Posted on by Gabriel | 2 comments
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(Click to Enlarge)

The Kinato (also known as Smart Kinato or Kinato 16) is a very nice Assembly/Pattern puzzle that I recently bought from the Meffert's store. It was invented by Lawrence Lau and manufactured by Jeruel Industrial. It was entered at the 22nd IPP Design Competition, in 2002 and a year later, two other versions, the Hexagon Kinato and the T-Kinato were also entered at the 23rd IPP.

The puzzle has two contrasting colors and is comprised by 16 plastic equilateral triangles, 10 pink and 6 green. Each triangle is connected at one corner, and all of them linked together form a continuous chain that allows to build countless shapes, reminiscent of Tangram, or form within the limits of a large triangle tray (provided in a CD case), more than 80 patterns. It's also possible to link one or more additional Kinato puzzles to make even more complex shapes.

(Click to Enlarge) - Left: The 16-Piece Chain; Right: Windmill

Since I'm a big enthusiast of Pattern Puzzles, I went straight ahead and tried to solve some of these first. The triangular tray is very practical, as it's easier to get the notion of its shape limits. Any single triangle can be flipped upwards or downwards or turned from left to right. This way, you get total control of the chain's direction. One important thing to keep in mind about the chain is that it cannot cross itself. It's wise to plan your packing strategy before making any attempt on a particular pattern, otherwise you'll most certainly get stuck in the middle of it and have to start over again.

(Click to Enlarge) - Left: Kite; Right: Diamond

Depending on the specific pattern you're trying to do, some of them can be quite challenging and starting at one corner of the tray won't always be the best option. Knowing the configuration of the stretched out chain is crucial to understand how they connect and ultimately, how to solve any pattern.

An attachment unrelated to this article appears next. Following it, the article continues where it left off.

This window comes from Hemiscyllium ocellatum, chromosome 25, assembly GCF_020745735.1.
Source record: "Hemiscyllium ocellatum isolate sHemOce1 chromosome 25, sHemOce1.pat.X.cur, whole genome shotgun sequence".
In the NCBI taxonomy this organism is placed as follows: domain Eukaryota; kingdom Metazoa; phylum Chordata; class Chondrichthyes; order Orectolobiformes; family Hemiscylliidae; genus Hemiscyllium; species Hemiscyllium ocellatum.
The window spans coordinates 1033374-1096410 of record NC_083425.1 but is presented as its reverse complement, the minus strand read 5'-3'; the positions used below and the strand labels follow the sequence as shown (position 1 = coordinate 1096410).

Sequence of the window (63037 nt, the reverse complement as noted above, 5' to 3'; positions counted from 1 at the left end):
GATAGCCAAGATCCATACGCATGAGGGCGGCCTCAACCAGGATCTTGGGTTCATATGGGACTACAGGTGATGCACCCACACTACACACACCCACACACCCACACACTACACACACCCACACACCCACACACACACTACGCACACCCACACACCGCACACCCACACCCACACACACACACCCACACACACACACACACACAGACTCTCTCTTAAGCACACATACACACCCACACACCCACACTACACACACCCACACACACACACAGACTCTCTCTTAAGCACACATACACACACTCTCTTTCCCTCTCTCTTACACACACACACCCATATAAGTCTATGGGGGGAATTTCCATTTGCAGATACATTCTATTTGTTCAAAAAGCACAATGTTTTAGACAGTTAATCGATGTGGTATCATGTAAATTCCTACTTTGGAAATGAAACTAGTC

Building the Tangram-like shapes can be very fun and challenging as well, although I found the triangular patterns harder to solve. Without the triangle walls of the tray to limit your movements, you have much more creative freedom to build any shape you like... Not only that, but there's hundreds of possible designs you can create. Unlike the pattern challenges, color combinations are not important in shape creation, which is a huge help.

(Click to Enlarge) - Left: Sun; Right: Star

Because the Kinato puzzle was released roughly ten years ago, it's now much harder to find it. I bought mine from Meffert's, but apparently it was the last one they had in stock and it wasn't even my first color choice.  I believe it's possible to order from the actual manufacturer, but I'm not sure if they ship overseas. Ravensburger was the international distributor for the puzzle, but at least on their website they don't carry it anymore. Jigsaw Jungle in Canada still sells it, although it costs more than double the price I paid for mine at Meffert's.

Closing Comments:

The Kinato is certainly very fun to play with. Even though the pattern challenges are a bit harder to solve, I enjoyed those the most. It's a shame about its availability, as it can be played by anyone, puzzler or not, but if you're a collector, I suspect you may already have one.

(Click to Enlarge) - Left: Cat; Right: Apple


Roxanne Miller said...

Believe it or not, but the guys over at jeruel tell me they have loads of these in stock. (they are on my runnunig route and ive been known to stop in and see what is available) For a seller, I also know where there is warehouse in NZ with bunches too.

They also sold this really cool set of 6 with 6 recognizable world features/buildings on them. When combined, they make a 7th. And to be even more unhelpful, they sell a giant one of around 72 pieces with pictures on them that are magnetic. Mine is a cat I think. Keychains too although those are admittedly poor quality.

A fun little puzzle and a great review!

Gabriel said...

Thanks for the info, Rox and for the kind words :D
I wonder why Meffert's hasn't restocked these. Maybe the interest on the puzzle has fade over the years...

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